Plus, it gave me the chance to talk about all this Asian-American history we’ve pretty much forgotten, which I thought was important to remember. But then as I was writing the book, the number of anti-Asian hate crimes began skyrocketing across the country and the idea of acknowledging Asian-American history—both its good and bad facets—got more important and vital.
I’d love to hear more about how the team came together. Did you have a shortlist of people to work with, or was it something more organic? How did you collect these all-stars?
It’s funny. I might be the only comic creator I know who recruits his editor first and then gets the rest of their creative team. But having Will Dennis edit this book was a no-brainer on so many levels. First, and probably most importantly, he’s one of my best friends in this industry and actually recommended my first Chandler novel to me, so in many ways, this is all his fault. Then, of course on top of that, he’s edited all my favorite crime comics from Brian Azzarello & Eduardo Risso’s 100 Bullets to Jason Aaron & R. M. Guera’s Scalped. Then, on top of that, he’s become the editor of choice for all the biggest IMAGE writers. It’s almost an embarrassment of riches, so there were no hands I felt this story was safer in than his.
From there, Will and I are both friends with Cliff Chiang who recommended Alexandre Tefenkgi to draw the book. And Cliff’s such an immense talent with spectacular taste that when he recommends you someone, we were almost like, do we even need to look at his stuff before making him an offer? But of course, we did, and the stunning results speak for themselves on every page of the book. Alex has such a clean, precise, yet still emotive line. He’s just an incredible draftsman, and then you add his storytelling skills, the acting of his characters, his sense of collaboration…. It’s been amazing working with him. Alex comes from European comics, but he’s probably known here in America for working on a Skybound book called Outpost Zero, written by Sean McKeever.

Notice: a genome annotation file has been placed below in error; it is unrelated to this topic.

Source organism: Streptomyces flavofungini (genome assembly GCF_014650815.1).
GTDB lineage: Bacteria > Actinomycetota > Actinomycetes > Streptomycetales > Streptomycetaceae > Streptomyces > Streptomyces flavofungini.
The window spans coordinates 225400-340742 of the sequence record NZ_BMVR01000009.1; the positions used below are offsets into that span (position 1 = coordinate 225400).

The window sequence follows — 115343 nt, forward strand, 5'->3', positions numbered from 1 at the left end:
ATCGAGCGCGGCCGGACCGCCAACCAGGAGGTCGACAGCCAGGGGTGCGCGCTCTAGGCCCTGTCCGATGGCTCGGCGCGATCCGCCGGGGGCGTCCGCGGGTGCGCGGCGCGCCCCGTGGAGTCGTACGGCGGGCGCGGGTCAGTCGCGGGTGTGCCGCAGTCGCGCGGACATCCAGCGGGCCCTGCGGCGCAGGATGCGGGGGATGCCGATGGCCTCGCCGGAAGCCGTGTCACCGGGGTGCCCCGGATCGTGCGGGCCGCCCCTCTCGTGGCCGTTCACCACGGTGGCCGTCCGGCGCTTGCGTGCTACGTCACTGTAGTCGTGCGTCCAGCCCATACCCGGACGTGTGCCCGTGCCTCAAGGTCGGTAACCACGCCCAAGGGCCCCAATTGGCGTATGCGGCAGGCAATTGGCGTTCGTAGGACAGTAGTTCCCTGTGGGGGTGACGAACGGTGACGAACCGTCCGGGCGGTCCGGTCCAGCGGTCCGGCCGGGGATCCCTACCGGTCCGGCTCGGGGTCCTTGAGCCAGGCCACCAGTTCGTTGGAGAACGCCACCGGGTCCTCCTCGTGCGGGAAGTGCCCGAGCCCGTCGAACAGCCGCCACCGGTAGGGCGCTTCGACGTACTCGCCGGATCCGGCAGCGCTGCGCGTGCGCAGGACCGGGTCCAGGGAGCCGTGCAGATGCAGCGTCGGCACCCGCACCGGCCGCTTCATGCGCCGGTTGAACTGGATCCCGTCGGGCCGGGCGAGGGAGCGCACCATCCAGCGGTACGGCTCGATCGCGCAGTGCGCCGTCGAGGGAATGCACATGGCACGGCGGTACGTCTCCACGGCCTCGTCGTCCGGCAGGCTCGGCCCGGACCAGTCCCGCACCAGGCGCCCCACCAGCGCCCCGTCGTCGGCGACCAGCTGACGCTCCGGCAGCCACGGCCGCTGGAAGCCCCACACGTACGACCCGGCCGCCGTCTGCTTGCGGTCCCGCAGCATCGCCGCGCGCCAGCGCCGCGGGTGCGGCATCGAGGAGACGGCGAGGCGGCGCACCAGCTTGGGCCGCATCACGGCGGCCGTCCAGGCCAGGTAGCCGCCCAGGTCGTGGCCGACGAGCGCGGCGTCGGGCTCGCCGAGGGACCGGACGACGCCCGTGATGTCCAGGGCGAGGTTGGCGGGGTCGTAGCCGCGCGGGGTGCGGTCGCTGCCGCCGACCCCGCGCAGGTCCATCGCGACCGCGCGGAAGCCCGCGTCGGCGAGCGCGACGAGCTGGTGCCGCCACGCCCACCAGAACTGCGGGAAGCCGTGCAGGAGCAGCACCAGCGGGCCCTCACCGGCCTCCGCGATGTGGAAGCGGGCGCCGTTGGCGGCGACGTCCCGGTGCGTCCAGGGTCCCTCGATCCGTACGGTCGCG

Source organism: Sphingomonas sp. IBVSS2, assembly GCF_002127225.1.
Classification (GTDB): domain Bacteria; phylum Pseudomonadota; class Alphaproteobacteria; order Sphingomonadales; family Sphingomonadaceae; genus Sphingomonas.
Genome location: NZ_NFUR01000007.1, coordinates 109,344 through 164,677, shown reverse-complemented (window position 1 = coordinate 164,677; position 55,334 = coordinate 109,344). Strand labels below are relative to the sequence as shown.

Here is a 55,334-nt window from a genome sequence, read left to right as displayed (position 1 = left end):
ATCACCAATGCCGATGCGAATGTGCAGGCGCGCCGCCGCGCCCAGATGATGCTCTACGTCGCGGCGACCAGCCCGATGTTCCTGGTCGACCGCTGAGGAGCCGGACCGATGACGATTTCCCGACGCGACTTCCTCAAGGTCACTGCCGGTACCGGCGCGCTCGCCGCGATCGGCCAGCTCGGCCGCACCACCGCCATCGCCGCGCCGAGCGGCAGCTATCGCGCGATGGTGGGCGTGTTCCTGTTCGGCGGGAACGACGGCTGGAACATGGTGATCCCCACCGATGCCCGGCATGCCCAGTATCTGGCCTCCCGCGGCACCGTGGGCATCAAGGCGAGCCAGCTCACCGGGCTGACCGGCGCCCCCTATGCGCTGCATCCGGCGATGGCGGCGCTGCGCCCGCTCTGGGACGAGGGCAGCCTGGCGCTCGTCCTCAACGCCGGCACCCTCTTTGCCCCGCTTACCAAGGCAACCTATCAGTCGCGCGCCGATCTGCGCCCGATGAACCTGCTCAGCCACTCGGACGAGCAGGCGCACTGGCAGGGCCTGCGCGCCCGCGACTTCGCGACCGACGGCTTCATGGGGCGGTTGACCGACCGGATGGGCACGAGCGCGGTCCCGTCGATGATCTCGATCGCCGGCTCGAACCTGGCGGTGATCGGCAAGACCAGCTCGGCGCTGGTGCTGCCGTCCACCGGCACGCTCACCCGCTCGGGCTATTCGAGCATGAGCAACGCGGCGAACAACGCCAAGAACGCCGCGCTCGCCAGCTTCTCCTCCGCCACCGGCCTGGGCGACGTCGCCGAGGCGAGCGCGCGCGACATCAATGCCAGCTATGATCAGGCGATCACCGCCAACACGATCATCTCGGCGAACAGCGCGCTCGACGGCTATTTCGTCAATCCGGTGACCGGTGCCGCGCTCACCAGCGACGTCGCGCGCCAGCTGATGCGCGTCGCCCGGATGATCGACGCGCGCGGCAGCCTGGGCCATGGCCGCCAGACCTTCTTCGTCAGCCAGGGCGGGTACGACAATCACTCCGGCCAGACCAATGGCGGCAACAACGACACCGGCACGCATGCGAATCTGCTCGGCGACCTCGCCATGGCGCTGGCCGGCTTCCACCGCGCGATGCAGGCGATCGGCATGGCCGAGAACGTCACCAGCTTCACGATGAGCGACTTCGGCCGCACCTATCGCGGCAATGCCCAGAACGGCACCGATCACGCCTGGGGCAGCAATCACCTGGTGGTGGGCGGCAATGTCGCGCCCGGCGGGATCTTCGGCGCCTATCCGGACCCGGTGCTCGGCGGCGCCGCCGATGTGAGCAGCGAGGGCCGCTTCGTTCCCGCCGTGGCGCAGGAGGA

The thing is, Alex can actually be a hard person to color, because his work is so complete in black and white. A lot of colorists don’t know what to do with that, adding colors and effects to make the page overly complicated. But our colorist Lee Loughridge is a genius. Even with art as complete as Alex’s, he’s able to add a tangible sense of mood and atmosphere. Plus, his color choices are so bold and clever—with colors you’d never think to see in a noir, but that nonetheless work so organically and perfectly.
Rounding out the team is Jeff Powell, who handles letters, design, and production. I worked with Jeff on my last comic series INFIDEL. Jeff’s got such a great design sense, and like everyone else on the team, he’s all about storytelling, so all of his choices are about integrating with the art and leading to a smooth reading experience. That said, he also just gives 150% on everything he does. Every book we’ve done, he letters a sound effect so perfectly I adjust my dialogue to call more attention to it.
Like we talked about, though THE GOOD ASIAN is historical, the themes are not alien to people today, sadly. Can you talk about balancing historical accuracy with retaining that modern sensibility?
So much research went into this book. Seriously—SO much research. I mean, if you’re looking at Chinese-Americans in the 1930s and the generational impact of how the Chinese Exclusion Act affected them, you’re not going to find many books about it. So I had to Tetris together research from a few different sources—some that focused on immigration, some that focused on Asian-Americans in the 1930s, some that focused on their relationship to the police and composite a picture together. I’ve always believed that one of the reasons people come to fiction is because they’re looking for the truth between the facts, and that’s really what I strove for here.